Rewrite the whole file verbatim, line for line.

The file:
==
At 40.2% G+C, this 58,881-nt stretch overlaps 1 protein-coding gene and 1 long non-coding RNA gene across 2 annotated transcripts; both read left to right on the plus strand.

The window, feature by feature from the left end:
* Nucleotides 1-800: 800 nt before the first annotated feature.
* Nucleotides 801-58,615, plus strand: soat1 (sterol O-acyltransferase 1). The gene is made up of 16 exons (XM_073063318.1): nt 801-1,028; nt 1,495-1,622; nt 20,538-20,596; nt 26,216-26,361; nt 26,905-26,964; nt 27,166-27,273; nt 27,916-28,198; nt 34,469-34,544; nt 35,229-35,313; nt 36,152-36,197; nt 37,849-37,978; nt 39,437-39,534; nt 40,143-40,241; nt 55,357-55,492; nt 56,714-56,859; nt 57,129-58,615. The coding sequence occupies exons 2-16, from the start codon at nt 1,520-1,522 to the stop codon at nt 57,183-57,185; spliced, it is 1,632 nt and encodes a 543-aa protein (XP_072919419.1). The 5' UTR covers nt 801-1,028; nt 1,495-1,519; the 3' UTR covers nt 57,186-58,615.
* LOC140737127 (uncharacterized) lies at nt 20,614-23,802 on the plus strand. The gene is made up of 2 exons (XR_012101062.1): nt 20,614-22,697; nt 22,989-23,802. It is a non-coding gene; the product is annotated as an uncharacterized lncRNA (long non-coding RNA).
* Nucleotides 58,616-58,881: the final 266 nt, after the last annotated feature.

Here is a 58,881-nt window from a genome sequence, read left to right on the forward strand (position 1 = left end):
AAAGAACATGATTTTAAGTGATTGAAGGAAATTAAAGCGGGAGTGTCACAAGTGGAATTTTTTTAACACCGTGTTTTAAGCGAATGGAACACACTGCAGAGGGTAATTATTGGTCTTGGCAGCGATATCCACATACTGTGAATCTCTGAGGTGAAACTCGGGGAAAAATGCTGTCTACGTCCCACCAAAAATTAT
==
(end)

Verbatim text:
At 40.2% G+C, this 58,881-nt stretch overlaps 1 protein-coding gene and 1 long non-coding RNA gene across 2 annotated transcripts; both read left to right on the plus strand.

The window, feature by feature from the left end:
* Nucleotides 1-800: 800 nt before the first annotated feature.
* Nucleotides 801-58,615, plus strand: soat1 (sterol O-acyltransferase 1). The gene is made up of 16 exons (XM_073063318.1): nt 801-1,028; nt 1,495-1,622; nt 20,538-20,596; nt 26,216-26,361; nt 26,905-26,964; nt 27,166-27,273; nt 27,916-28,198; nt 34,469-34,544; nt 35,229-35,313; nt 36,152-36,197; nt 37,849-37,978; nt 39,437-39,534; nt 40,143-40,241; nt 55,357-55,492; nt 56,714-56,859; nt 57,129-58,615. The coding sequence occupies exons 2-16, from the start codon at nt 1,520-1,522 to the stop codon at nt 57,183-57,185; spliced, it is 1,632 nt and encodes a 543-aa protein (XP_072919419.1). The 5' UTR covers nt 801-1,028; nt 1,495-1,519; the 3' UTR covers nt 57,186-58,615.
* LOC140737127 (uncharacterized) lies at nt 20,614-23,802 on the plus strand. The gene is made up of 2 exons (XR_012101062.1): nt 20,614-22,697; nt 22,989-23,802. It is a non-coding gene; the product is annotated as an uncharacterized lncRNA (long non-coding RNA).
* Nucleotides 58,616-58,881: the final 266 nt, after the last annotated feature.

Here is a 58,881-nt window from a genome sequence, read left to right on the forward strand (position 1 = left end):
AAAGAACATGATTTTAAGTGATTGAAGGAAATTAAAGCGGGAGTGTCACAAGTGGAATTTTTTTAACACCGTGTTTTAAGCGAATGGAACACACTGCAGAGGGTAATTATTGGTCTTGGCAGCGATATCCACATACTGTGAATCTCTGAGGTGAAACTCGGGGAAAAATGCTGTCTACGTCCCACCAAAAATTAT